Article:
Be Back Soon!

In Solidarity,

Leah R. Chatterjee

Fistula Friends: Some Crohn’s and Ostomy support!

You know, sometimes the universe has your back. I’ve been wanting to write about Crohn’s disease and ostomy tips for quite some time, but it’s hard to write authentically about what you don’t know. I could easily gather a lot of info, and provide you with an article you could’ve written yourself with enough Google searching, but that’s not really what this blog is about. It’s about helping you through this with some guidance from someone who’s been there.

That’s why I’m so excited that Jen connected with me recently. She writes a really wonderful blog on Tumblr that covers a lot of ground, and has especially great info Crohn’s and ostomy tips. I particularly love her attitude about it all, and I think you’ll find it refreshing. 

Jen’s Crohnic Crohn’s blog!

Jen also pointed me towards this wonderful blog that has great info about ostomy products, tips, info on IBD, and has some great tips for diet and nutrition (especially if you’re vegan): 

The Veganostomy Blog

I would really love to give extra voice to these topics (Crohn’s, ostomy, IBD), and I think a great way to do that is to interview several people in the community and share their stories. If you are interested in participating in this (and you may do so anonymously if preferred) please contact me directly at leahruthe@gmail.com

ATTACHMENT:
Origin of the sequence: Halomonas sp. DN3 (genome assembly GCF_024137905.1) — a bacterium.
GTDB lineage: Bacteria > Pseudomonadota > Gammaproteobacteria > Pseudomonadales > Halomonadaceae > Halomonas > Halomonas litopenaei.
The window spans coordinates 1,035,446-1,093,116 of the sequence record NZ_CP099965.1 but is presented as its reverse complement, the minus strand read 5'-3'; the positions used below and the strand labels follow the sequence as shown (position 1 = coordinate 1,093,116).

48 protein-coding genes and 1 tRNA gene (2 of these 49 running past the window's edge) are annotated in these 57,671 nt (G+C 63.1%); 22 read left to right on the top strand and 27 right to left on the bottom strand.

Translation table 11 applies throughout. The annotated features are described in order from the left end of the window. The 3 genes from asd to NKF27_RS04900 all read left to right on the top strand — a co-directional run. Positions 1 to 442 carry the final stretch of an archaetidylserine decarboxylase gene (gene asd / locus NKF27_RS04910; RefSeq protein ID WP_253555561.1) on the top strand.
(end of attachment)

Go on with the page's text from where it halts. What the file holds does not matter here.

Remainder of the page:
So much love and solidarity,

Leah R Chatterjee 

Need Support? We’ve got your backside!

This disease can be so isolating, can feel so hopeless, and can be extremely hard to talk about. We have been building and growing a great online support group on Facebook over the past few years. Thanks to some really open and lovely people, it has become a really wonderful space to find support, advice, solidarity, and understanding.

If you think that could be helpful to you, please check it out!

Fistula Support Group (the group I run)

*** Edit, I recently met Jen, who runs a great support group just for women! Here’s the link to that group:

Abscess/Fistula Support for Women
New post coming soon!

Big Love,

Leah R Chatterjee

What does not kill you… Might just leave your rectum really weak.

When you go through any sort of long-term illness, disease, or trauma, you will never cease to be amazed by the stupid things that come out of well-intentioned mouths. One of the most common cliches I heard was, “what does not kill you makes you stronger.” I’m not saying I don’t think there are situations where that might be true. But don’t say it to someone who’s had 8 surgeries on their rectum. Ever. Here’s a great blog from the Mighty on this topic:

What Does Not Kill You…
Enjoy!

Fistulotomy: a brief explanation

  
1. A probe is inserted, and the surgeon will cut open along the entire length of the fistula, from the internal opening to the external opening.

2. The surgeon will then flush out the contents of the now-open tract, and flatten it out.

3. Finally, the surgeon will sew the skin edges of the tract to keep it flat, and ideally the fistula will heal over the course of a month or two into a flat scar.